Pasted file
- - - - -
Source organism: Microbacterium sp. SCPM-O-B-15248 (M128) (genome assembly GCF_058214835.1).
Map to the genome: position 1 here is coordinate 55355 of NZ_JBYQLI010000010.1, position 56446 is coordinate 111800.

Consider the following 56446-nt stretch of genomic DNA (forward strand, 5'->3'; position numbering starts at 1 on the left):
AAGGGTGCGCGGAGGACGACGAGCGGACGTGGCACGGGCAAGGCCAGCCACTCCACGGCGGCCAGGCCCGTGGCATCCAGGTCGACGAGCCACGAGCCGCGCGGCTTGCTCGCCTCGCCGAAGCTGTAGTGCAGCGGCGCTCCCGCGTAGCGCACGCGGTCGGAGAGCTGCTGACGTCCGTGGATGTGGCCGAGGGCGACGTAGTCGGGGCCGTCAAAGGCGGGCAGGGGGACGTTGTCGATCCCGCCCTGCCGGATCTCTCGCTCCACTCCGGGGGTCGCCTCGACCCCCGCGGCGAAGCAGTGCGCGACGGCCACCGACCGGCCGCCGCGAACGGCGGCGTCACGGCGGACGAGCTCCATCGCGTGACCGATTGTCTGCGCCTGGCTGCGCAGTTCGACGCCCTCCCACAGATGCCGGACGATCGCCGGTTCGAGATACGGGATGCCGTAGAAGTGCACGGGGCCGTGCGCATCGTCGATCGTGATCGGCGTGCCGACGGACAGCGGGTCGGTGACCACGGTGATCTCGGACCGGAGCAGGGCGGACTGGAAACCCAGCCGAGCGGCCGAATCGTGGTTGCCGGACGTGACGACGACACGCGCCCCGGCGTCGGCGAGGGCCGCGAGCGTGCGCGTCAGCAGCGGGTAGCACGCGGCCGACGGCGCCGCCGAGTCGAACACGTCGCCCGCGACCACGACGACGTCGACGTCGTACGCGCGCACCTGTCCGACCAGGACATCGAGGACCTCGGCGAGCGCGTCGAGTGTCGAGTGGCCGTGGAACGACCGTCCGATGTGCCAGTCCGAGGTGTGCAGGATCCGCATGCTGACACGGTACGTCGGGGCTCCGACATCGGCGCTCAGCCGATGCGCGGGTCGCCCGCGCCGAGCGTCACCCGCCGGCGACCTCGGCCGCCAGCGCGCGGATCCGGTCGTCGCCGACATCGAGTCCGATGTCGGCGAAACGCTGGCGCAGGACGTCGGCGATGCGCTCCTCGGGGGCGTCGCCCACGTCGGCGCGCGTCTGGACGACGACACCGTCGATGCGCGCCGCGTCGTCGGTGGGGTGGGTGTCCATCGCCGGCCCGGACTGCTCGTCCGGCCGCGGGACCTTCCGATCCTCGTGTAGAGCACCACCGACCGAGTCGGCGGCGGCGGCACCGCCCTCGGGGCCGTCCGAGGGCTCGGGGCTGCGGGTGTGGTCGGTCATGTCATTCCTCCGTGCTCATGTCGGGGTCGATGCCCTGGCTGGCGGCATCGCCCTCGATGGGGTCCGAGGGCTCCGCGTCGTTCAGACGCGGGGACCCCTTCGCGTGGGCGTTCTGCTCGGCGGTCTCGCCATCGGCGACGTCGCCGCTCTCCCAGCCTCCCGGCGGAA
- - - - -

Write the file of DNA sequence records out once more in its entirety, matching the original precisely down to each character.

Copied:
Source organism: Microbacterium sp. SCPM-O-B-15248 (M128) (genome assembly GCF_058214835.1).
Map to the genome: position 1 here is coordinate 55355 of NZ_JBYQLI010000010.1, position 56446 is coordinate 111800.

Consider the following 56446-nt stretch of genomic DNA (forward strand, 5'->3'; position numbering starts at 1 on the left):
AAGGGTGCGCGGAGGACGACGAGCGGACGTGGCACGGGCAAGGCCAGCCACTCCACGGCGGCCAGGCCCGTGGCATCCAGGTCGACGAGCCACGAGCCGCGCGGCTTGCTCGCCTCGCCGAAGCTGTAGTGCAGCGGCGCTCCCGCGTAGCGCACGCGGTCGGAGAGCTGCTGACGTCCGTGGATGTGGCCGAGGGCGACGTAGTCGGGGCCGTCAAAGGCGGGCAGGGGGACGTTGTCGATCCCGCCCTGCCGGATCTCTCGCTCCACTCCGGGGGTCGCCTCGACCCCCGCGGCGAAGCAGTGCGCGACGGCCACCGACCGGCCGCCGCGAACGGCGGCGTCACGGCGGACGAGCTCCATCGCGTGACCGATTGTCTGCGCCTGGCTGCGCAGTTCGACGCCCTCCCACAGATGCCGGACGATCGCCGGTTCGAGATACGGGATGCCGTAGAAGTGCACGGGGCCGTGCGCATCGTCGATCGTGATCGGCGTGCCGACGGACAGCGGGTCGGTGACCACGGTGATCTCGGACCGGAGCAGGGCGGACTGGAAACCCAGCCGAGCGGCCGAATCGTGGTTGCCGGACGTGACGACGACACGCGCCCCGGCGTCGGCGAGGGCCGCGAGCGTGCGCGTCAGCAGCGGGTAGCACGCGGCCGACGGCGCCGCCGAGTCGAACACGTCGCCCGCGACCACGACGACGTCGACGTCGTACGCGCGCACCTGTCCGACCAGGACATCGAGGACCTCGGCGAGCGCGTCGAGTGTCGAGTGGCCGTGGAACGACCGTCCGATGTGCCAGTCCGAGGTGTGCAGGATCCGCATGCTGACACGGTACGTCGGGGCTCCGACATCGGCGCTCAGCCGATGCGCGGGTCGCCCGCGCCGAGCGTCACCCGCCGGCGACCTCGGCCGCCAGCGCGCGGATCCGGTCGTCGCCGACATCGAGTCCGATGTCGGCGAAACGCTGGCGCAGGACGTCGGCGATGCGCTCCTCGGGGGCGTCGCCCACGTCGGCGCGCGTCTGGACGACGACACCGTCGATGCGCGCCGCGTCGTCGGTGGGGTGGGTGTCCATCGCCGGCCCGGACTGCTCGTCCGGCCGCGGGACCTTCCGATCCTCGTGTAGAGCACCACCGACCGAGTCGGCGGCGGCGGCACCGCCCTCGGGGCCGTCCGAGGGCTCGGGGCTGCGGGTGTGGTCGGTCATGTCATTCCTCCGTGCTCATGTCGGGGTCGATGCCCTGGCTGGCGGCATCGCCCTCGATGGGGTCCGAGGGCTCCGCGTCGTTCAGACGCGGGGACCCCTTCGCGTGGGCGTTCTGCTCGGCGGTCTCGCCATCGGCGACGTCGCCGCTCTCCCAGCCTCCCGGCGGAA